Prepare for mocks like the f inal exam

It is the start of second term, and thousands of students have already registered for Primary Six, Senior Three and Senior Six national exams. The clock is ticking very fast and both students and teachers are intensifying their efforts in order to be ready for the end of the year national evaluation exercise (examinations). This stage is so important because one cannot go to the next level without being tested by the national examinations body. But before the final exams, a lot of preparation is required. And there is no better time than second term. According to a survey by The Education Times, teachers, parents and students concur that mock exams (concours) will go a long way in boosting the confidence of the candidates making it is easy to excel in the final exams.
Pupils writing notes in class. It is important to finish the syllabus early to allow time for revision and exams  /Jean de la Croix Tabaro
Pupils writing notes in class. It is important to finish the syllabus early to allow time for revision and exams /Jean de la Croix Tabaro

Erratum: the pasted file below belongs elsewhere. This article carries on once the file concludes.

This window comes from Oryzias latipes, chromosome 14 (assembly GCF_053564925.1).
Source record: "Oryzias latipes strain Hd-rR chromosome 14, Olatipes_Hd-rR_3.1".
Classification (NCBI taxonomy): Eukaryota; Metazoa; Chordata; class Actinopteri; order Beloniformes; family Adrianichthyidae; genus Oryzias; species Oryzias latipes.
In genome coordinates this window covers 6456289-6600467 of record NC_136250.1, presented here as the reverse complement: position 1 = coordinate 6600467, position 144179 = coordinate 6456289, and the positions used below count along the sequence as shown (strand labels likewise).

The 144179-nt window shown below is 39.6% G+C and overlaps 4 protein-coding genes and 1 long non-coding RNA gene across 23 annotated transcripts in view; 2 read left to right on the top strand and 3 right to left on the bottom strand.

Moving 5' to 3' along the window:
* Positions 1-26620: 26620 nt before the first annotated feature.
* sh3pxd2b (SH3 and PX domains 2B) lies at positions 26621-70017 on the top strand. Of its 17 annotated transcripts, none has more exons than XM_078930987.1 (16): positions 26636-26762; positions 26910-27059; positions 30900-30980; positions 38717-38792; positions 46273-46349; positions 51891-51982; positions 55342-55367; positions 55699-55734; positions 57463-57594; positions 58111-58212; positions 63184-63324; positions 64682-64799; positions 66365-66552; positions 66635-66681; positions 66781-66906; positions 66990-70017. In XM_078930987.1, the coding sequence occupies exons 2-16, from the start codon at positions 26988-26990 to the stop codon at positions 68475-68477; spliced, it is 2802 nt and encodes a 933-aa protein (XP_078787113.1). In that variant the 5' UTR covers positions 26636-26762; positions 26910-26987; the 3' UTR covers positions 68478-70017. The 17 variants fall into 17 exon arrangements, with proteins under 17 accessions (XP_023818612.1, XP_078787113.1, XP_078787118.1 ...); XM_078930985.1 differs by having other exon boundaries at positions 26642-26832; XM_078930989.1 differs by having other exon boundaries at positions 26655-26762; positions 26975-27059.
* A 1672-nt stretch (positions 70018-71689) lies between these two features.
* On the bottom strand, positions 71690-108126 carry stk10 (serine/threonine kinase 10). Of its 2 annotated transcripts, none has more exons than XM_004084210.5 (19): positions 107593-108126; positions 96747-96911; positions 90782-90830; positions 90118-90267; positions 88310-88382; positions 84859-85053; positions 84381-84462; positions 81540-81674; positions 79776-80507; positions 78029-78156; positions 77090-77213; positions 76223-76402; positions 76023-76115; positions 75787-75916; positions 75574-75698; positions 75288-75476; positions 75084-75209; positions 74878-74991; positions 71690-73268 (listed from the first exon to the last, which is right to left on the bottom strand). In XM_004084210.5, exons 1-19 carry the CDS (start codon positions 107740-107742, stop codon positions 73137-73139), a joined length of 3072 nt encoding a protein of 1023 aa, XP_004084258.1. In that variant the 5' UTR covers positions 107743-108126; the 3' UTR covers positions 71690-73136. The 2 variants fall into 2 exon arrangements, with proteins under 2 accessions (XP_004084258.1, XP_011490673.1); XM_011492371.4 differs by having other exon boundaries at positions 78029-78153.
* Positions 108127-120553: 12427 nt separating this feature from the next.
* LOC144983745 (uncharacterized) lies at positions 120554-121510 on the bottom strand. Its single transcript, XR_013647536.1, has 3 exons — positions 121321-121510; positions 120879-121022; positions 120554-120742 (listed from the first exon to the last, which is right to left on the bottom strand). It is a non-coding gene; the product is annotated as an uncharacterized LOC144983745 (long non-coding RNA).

It is the start of second term, and thousands of students have already registered for Primary Six, Senior Three and Senior Six national exams.

The clock is ticking very fast and both students and teachers are intensifying their efforts in order to be ready for the end of the year national evaluation exercise (examinations). This stage is so important because one cannot go to the next level without being tested by the national examinations body.

But before the final exams, a lot of preparation is required. And there is no better time than second term. According to a survey by The Education Times, teachers, parents and students concur that mock exams (concours) will go a long way in boosting the confidence of the candidates making it is easy to excel in the final exams. 

How to prepare

There is no doubt that all schools organize mocks with a format of the national examinations for their candidates in       second term but the implementation is what differs. 

Venuste Nduwayezu, the director of Groupe Scolaire Kacyiru II, said:  “We have been doing these tests every Friday for the last three years and we have observed that students approach the national exams with more confidence. This has improved our school performance.”

Last year, Groupe Scolaire Kacyiru II with Twelve Year Basic Education (12YBE) located in Kacyiru sector, Gasabo district, had 78 students in Primary Six and 73 in Senior Three. Their students passed in divisions I, II and III, with the best 16 pupils and 32 students qualifying for boarding school.